Bush Ally Orr Leaves Just as Domestic Gag Rule Is Reconsidered: RH Reality Check has good coverage of the surprise resignation of Dr. Susan Orr, the assistant deputy secretary for population affairs. Orr previously worked for the Family Research Council — one of several conservative groups now pressuring President Bush to cut Title X family planning funding for clinics who also provide abortion services.
“Her most notable accomplishment in the year she has served is to defend the abstinence-until-marriage approach in the face of incontrovertible evidence it has failed,” writes Cristina Page. “Now that the Unplanned Family Research Council is within days of hitting another nail into Title X’s coffin, Dr. Orr suddenly and quietly resigns from her post so, one suspects, to not appear to have orchestrated the undermining of her own program from within.”
Plus: The Hill reports on how a group of centrist House Republicans are squaring off with GOP conservatives over modifying Title X regulations.
Domestic Partners Can Wed Without Dissolution: “Same-sex couples who are registered as domestic partners do not have to dissolve that union before getting married, attorneys that advise the state Legislature said Thursday, just as county clerks and other local officials met to determine how they will enact last week’s historic state Supreme Court ruling,” reports the San Francisco Chronicle.
Of course, there’s still the possibility of voters this November approving a constitutional amendment to limit marriage to opposite-sex couples. State Sen. Carole Migden, D-San Francisco warned that in light of future uncertainty, couples should not dissolve their domestic partnerships until that question is settled.
“It would be foolhardy to dissolve because it would create a period of vulnerability” for couples, Migden said.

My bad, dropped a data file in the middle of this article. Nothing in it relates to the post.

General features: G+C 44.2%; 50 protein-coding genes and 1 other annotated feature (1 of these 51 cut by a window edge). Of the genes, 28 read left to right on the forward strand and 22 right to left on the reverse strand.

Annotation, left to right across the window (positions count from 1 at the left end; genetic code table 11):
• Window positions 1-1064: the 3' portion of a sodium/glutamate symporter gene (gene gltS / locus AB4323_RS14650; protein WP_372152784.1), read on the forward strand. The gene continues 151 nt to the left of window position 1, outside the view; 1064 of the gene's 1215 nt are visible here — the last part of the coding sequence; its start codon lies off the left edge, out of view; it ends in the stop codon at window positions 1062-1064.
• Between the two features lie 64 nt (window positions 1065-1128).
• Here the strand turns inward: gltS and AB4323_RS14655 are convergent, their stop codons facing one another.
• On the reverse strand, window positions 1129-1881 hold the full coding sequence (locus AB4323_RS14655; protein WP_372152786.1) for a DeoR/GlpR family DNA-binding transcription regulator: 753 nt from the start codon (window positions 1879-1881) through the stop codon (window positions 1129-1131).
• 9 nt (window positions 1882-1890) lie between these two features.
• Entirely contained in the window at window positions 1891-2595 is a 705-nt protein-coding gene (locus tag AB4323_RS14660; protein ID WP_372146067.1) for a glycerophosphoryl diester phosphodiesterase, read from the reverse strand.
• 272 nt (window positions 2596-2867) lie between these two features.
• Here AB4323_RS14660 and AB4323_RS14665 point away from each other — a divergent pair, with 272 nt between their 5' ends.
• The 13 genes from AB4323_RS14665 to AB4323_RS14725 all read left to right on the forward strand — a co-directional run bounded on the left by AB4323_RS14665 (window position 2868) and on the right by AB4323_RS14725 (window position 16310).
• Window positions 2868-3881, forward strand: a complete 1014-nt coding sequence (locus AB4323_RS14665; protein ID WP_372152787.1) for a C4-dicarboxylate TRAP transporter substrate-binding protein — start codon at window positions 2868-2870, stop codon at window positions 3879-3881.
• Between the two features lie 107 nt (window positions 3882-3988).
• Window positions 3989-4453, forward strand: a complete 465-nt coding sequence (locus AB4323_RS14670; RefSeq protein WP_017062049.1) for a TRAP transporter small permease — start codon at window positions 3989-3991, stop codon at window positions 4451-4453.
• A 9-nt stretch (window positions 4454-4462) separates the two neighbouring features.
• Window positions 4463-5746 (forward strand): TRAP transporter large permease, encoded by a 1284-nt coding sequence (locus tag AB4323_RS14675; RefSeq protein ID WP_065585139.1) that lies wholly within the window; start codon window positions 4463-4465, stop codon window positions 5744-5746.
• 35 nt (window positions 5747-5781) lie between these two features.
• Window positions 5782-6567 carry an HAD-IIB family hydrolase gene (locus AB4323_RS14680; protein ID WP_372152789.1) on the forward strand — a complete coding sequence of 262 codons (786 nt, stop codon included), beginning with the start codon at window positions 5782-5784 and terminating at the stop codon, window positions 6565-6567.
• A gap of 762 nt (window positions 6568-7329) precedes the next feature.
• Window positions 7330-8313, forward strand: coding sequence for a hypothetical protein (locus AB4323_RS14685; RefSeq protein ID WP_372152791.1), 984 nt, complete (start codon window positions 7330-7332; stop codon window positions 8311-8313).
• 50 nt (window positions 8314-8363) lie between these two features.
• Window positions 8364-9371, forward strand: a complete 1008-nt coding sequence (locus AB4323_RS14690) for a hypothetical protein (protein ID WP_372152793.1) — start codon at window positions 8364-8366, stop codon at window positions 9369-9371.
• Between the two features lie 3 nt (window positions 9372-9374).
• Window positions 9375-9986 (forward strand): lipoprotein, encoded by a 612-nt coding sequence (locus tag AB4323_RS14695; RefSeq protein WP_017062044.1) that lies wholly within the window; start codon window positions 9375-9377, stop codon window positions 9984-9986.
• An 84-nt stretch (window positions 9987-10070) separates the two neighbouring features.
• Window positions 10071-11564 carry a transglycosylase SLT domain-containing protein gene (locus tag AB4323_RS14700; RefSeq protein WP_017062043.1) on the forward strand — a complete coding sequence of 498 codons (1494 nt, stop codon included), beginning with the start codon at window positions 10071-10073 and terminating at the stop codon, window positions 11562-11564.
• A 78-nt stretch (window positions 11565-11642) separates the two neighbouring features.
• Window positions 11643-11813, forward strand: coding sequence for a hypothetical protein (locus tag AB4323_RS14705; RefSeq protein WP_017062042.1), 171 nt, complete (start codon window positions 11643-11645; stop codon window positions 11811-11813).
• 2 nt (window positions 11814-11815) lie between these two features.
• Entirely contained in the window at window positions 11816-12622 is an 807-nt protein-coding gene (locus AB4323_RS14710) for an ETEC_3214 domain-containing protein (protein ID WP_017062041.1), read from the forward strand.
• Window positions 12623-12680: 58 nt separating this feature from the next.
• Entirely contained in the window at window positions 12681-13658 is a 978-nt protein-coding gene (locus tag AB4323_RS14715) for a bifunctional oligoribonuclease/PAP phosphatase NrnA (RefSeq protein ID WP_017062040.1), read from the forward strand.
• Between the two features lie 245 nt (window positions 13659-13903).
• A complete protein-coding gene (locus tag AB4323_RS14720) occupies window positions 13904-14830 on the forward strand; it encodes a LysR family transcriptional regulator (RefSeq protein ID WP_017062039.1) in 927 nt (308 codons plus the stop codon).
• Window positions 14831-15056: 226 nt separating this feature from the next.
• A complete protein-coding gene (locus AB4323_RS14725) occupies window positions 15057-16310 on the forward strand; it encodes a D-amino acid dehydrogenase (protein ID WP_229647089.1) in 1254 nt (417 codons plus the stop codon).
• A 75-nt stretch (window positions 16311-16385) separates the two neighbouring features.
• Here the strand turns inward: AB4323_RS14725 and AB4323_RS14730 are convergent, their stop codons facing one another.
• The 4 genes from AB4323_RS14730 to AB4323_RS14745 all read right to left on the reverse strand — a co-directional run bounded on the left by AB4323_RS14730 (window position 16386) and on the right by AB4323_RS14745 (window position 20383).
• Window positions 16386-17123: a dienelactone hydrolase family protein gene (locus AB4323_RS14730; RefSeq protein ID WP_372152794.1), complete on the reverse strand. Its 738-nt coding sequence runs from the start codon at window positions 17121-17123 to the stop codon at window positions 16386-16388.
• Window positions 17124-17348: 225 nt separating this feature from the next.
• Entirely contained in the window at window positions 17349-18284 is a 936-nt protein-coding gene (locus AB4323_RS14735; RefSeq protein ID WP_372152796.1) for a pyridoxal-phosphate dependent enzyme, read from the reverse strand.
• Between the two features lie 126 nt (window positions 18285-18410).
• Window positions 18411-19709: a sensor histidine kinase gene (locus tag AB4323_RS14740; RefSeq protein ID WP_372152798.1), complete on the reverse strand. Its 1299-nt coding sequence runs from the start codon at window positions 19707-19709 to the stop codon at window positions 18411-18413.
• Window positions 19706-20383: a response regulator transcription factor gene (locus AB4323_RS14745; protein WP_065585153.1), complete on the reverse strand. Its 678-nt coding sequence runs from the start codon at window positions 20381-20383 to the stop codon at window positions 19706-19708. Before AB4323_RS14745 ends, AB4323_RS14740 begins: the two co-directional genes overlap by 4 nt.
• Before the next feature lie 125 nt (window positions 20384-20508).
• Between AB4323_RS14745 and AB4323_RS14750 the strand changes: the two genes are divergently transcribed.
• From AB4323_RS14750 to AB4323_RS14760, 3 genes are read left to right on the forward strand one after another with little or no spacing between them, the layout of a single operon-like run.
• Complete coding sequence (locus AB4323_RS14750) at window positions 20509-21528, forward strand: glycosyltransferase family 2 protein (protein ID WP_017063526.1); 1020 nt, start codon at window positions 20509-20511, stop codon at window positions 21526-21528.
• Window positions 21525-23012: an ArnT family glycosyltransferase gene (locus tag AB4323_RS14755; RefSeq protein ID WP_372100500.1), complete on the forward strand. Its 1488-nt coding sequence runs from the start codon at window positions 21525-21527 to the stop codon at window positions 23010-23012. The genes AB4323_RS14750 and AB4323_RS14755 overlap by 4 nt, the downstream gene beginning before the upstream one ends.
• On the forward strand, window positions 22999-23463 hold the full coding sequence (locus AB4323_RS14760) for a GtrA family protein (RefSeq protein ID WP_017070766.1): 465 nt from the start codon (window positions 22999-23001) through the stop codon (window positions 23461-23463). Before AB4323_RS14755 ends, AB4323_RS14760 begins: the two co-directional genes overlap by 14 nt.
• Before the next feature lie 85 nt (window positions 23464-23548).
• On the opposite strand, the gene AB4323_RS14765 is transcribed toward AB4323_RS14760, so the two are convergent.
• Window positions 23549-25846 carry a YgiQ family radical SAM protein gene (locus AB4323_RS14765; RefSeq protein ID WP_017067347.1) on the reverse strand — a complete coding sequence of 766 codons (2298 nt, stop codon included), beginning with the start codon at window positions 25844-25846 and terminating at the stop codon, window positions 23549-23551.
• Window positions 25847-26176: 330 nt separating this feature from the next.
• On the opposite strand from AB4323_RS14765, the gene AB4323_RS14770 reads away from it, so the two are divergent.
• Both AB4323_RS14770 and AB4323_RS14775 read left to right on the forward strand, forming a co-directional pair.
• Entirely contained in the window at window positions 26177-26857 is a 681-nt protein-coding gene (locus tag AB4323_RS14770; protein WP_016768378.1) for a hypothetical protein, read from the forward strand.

For answers to more questions on the legality and logistics of same-sex marriage in California, check out this special news section.
FDA Warns Mothers About Nipple Cream: The Food and Drug Administration issued a warning to nursing mothers on Friday not to use or purchase Mommy’s Bliss Nipple Cream, marketed by MOM Enterprises Inc. of San Rafael, Calif., The product label says there’s no need to remove the cream before nursing, but it contains ingredients that may cause respiratory distress, vomiting and diarrhea in infants. Whoa.
The potentially harmful ingredients in the cream are chlorphenesin and phenoxyethanol. From the FDA release:
“Chlorphenesin relaxes skeletal muscle and can depress the central nervous system and cause respiratory depression (slow or shallow breathing) in infants. Phenoxyethanol is a preservative that is primarily used in cosmetics and medications. It also can depress the central nervous system and may cause vomiting and diarrhea, which can lead to dehydration in infants.”
“FDA is particularly concerned that nursing infants are being unwittingly exposed by their mothers to this product with dangerous side effects,” said Janet Woodcock, director of the Center for Drug Evaluation and Research. “Additionally, these two ingredients may interact with one another to further compound and increase the risk of respiratory depression in nursing infants.”
The FDA said it has not received any reports of injury to infants. The company has stopped selling the cream.